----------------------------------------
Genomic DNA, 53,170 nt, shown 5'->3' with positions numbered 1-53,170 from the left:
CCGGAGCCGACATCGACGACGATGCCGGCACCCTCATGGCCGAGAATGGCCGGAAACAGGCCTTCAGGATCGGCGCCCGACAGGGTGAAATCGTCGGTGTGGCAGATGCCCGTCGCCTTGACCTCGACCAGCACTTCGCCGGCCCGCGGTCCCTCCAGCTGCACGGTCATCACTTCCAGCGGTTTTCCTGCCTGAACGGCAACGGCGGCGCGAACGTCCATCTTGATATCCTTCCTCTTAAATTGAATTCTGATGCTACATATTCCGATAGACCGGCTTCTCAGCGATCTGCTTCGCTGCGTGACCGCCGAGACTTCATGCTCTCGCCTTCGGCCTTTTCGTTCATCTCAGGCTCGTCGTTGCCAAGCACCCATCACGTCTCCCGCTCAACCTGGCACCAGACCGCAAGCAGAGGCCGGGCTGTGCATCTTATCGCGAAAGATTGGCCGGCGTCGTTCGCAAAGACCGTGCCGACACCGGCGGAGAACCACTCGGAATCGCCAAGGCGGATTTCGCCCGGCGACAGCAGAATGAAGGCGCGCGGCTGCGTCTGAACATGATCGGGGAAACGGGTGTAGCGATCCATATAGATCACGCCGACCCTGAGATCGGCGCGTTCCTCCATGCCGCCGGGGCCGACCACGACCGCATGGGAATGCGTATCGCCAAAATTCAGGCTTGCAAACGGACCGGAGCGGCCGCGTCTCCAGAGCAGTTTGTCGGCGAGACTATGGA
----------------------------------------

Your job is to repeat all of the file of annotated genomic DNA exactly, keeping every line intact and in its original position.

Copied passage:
Genomic DNA, 53,170 nt, shown 5'->3' with positions numbered 1-53,170 from the left:
CCGGAGCCGACATCGACGACGATGCCGGCACCCTCATGGCCGAGAATGGCCGGAAACAGGCCTTCAGGATCGGCGCCCGACAGGGTGAAATCGTCGGTGTGGCAGATGCCCGTCGCCTTGACCTCGACCAGCACTTCGCCGGCCCGCGGTCCCTCCAGCTGCACGGTCATCACTTCCAGCGGTTTTCCTGCCTGAACGGCAACGGCGGCGCGAACGTCCATCTTGATATCCTTCCTCTTAAATTGAATTCTGATGCTACATATTCCGATAGACCGGCTTCTCAGCGATCTGCTTCGCTGCGTGACCGCCGAGACTTCATGCTCTCGCCTTCGGCCTTTTCGTTCATCTCAGGCTCGTCGTTGCCAAGCACCCATCACGTCTCCCGCTCAACCTGGCACCAGACCGCAAGCAGAGGCCGGGCTGTGCATCTTATCGCGAAAGATTGGCCGGCGTCGTTCGCAAAGACCGTGCCGACACCGGCGGAGAACCACTCGGAATCGCCAAGGCGGATTTCGCCCGGCGACAGCAGAATGAAGGCGCGCGGCTGCGTCTGAACATGATCGGGGAAACGGGTGTAGCGATCCATATAGATCACGCCGACCCTGAGATCGGCGCGTTCCTCCATGCCGCCGGGGCCGACCACGACCGCATGGGAATGCGTATCGCCAAAATTCAGGCTTGCAAACGGACCGGAGCGGCCGCGTCTCCAGAGCAGTTTGTCGGCGAGACTATGGA